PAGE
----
Are your barn sensors playing tricks on you?

Published on April 15, 2019

Are your barn sensors playing tricks on you?

Have you ever been in this situation? It’s day 3 of brooding your new poults. Before their arrival, you carefully cleaned the barn and set out feeders and drinkers. You’ve also carefully set up your barn and climate system so that the temperature is just right. However, you’re noticing that the poults are not spread out and are not eating and drinking like they should. It seems as though they are chilled. You’re frustrated and confused, thinking, Well what do I do now?

Although there could be a number of factors at play in a situation like this, one of the first areas to investigate is the function and accuracy of your climate control sensors. Barn climate systems are only as good as the accuracy of the sensors in place. The first few days of life are very sensitive for a young bird. Even slight changes in air temperature have an impact on body temperature and their overall development. Not only do inaccurate sensors negatively impact flock performance, but they can result in heaters and fans running more than they should, leading to increased energy costs.

How to investigate sensor accuracy in between flocks

If you are in between flocks, the first course of action is to look at the difference between sensors.

  1. Place sensors a foot or two above the floor, all at the same height.
  2. Fully open the tunnel doors/curtains, and turn on all the tunnel fans.
  3. After about 10 minutes, sensors should read within one degree of each other.
  4. If one sensor is reading differently, look at the environmental factors. Is there a hole in the ceiling insulation near the sensor? Look to fix these issues before moving to the next step.
  5. Check the connection between the sensor and the controller. Are wires loose or showing corrosion? If yes, you may need to replace the sensor. If no, the sensor should be recalibrated to read the same temperature as the other sensors in the house.

How to investigate sensor accuracy while flocks are in the barn

Going back to the scenario at the beginning of this article, usually temperature issues are noticed while the flock is in the barn. By measuring accuracy using the air temperature, the heat generated by the birds will impact your sensor reading. When turning on the tunnel fans, the heat generated by the birds will cause the sensors at the tunnel fan end of the house to read higher than those toward the inlet end of the house. A handy trick to measure accuracy is to use a bucket of water and a food thermometer with an accuracy of +/- 0.5°F.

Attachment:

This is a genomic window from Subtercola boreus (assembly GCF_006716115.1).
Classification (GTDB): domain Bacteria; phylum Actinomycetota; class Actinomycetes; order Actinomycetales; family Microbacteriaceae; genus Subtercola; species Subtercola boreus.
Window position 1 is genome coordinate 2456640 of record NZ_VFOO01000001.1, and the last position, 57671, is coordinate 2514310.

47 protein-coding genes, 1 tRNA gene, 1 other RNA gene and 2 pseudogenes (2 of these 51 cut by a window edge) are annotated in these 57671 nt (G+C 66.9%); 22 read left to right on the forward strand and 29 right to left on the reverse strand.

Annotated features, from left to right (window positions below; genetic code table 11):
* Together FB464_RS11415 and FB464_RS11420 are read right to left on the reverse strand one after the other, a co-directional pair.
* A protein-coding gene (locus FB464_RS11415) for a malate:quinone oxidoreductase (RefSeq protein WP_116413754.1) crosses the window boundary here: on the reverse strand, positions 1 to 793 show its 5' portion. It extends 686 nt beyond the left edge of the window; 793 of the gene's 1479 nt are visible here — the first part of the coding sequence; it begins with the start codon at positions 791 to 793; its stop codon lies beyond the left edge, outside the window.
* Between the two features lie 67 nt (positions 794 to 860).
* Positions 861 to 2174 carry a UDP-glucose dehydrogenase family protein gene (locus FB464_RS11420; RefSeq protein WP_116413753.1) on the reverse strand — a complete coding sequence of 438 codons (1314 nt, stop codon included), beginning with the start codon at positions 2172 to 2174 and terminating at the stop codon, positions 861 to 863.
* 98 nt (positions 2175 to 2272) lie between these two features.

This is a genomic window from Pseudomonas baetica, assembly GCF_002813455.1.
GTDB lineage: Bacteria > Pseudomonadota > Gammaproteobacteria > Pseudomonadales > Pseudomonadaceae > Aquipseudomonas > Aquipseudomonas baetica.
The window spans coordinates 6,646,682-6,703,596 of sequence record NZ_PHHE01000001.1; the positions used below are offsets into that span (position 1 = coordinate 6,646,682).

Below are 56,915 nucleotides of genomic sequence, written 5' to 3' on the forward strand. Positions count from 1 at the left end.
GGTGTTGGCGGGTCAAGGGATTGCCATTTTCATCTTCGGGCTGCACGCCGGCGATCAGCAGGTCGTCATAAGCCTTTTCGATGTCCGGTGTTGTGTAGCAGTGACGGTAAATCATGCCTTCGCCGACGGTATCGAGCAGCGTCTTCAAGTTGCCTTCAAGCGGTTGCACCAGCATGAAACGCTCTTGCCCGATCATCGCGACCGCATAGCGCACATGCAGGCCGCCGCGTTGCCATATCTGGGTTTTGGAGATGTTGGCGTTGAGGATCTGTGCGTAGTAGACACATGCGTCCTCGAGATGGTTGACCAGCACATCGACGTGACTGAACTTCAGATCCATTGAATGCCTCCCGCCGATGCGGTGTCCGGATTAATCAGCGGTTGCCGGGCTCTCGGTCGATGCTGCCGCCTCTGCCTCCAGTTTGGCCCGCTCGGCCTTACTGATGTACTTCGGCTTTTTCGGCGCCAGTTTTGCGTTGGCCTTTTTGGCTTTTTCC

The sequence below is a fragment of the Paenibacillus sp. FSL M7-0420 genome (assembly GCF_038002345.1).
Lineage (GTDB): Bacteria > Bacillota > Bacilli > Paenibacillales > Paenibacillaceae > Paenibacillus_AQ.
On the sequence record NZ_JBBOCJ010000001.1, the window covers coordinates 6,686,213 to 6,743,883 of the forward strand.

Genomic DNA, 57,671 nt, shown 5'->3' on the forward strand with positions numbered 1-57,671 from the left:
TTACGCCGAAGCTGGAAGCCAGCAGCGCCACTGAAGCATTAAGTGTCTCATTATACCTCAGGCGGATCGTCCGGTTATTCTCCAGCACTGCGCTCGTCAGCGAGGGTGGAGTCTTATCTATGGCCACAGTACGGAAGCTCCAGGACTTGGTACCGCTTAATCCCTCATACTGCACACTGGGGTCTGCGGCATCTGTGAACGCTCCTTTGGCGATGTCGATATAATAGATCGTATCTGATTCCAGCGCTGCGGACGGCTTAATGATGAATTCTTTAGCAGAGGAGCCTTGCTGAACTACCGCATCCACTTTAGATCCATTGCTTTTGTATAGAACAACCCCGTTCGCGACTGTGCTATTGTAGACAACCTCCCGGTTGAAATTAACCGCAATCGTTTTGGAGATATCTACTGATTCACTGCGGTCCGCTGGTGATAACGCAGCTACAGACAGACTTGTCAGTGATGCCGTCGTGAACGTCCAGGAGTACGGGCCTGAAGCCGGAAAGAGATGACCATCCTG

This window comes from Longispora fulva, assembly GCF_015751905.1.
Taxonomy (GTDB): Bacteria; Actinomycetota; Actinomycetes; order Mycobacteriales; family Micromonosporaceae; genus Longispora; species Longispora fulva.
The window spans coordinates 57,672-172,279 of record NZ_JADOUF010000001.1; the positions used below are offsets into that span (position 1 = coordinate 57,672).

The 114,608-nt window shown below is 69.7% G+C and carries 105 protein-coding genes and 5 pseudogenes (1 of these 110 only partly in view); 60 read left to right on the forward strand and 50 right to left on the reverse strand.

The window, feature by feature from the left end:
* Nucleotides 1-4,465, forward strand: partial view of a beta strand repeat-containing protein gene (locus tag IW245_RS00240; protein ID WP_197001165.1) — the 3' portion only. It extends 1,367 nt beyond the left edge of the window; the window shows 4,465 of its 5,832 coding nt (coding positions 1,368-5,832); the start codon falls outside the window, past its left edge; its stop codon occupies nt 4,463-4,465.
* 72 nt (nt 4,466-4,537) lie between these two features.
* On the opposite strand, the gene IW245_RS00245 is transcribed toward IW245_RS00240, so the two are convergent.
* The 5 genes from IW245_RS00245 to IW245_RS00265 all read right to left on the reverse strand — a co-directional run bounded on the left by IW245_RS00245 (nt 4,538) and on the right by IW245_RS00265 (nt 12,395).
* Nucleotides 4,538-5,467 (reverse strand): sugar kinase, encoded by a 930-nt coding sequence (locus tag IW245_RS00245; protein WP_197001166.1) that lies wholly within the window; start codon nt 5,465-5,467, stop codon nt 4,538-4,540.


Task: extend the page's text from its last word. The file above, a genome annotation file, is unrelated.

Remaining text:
1. Fill a five-gallon bucket approximately half full of water. Ideally, the water temperature would be close to room temperature, but this is not a requirement.
  2. Measure the water temperature with the high-accuracy thermometer. Take note of the water temperature.
barn sensor test 1.png

Photo credit: UGA.

3. Take the bucket of water to the first sensor in the house to be checked and insert the sensor into the water.

barn sensor test 2.png

Photo credit: UGA.

4. Wait one minute, then check to see if the temperature the controller is indicating is the same as the water temperature measured.

5. Wipe the sensor dry.

6. Repeat the procedure for the remaining controller sensors. The temperature of water in the bucket will tend to stay the same long enough to check the calibration of all the sensors in a house, especially if the water temperature is relatively close to house temperature.

If sensors are more than a degree off from the water temperature, chances are the sensor has a loose or faulty connection and requires replacement.

Don’t let your barn sensors give you a false sense of security. By making sure your sensors are functioning properly and accurate, your poults will thank you in return with healthy development that sets them on the right path for great flock performance.

For more details, download this info sheet from The University of Georgia College of Agricultural and Environmental Science Cooperative Extension.

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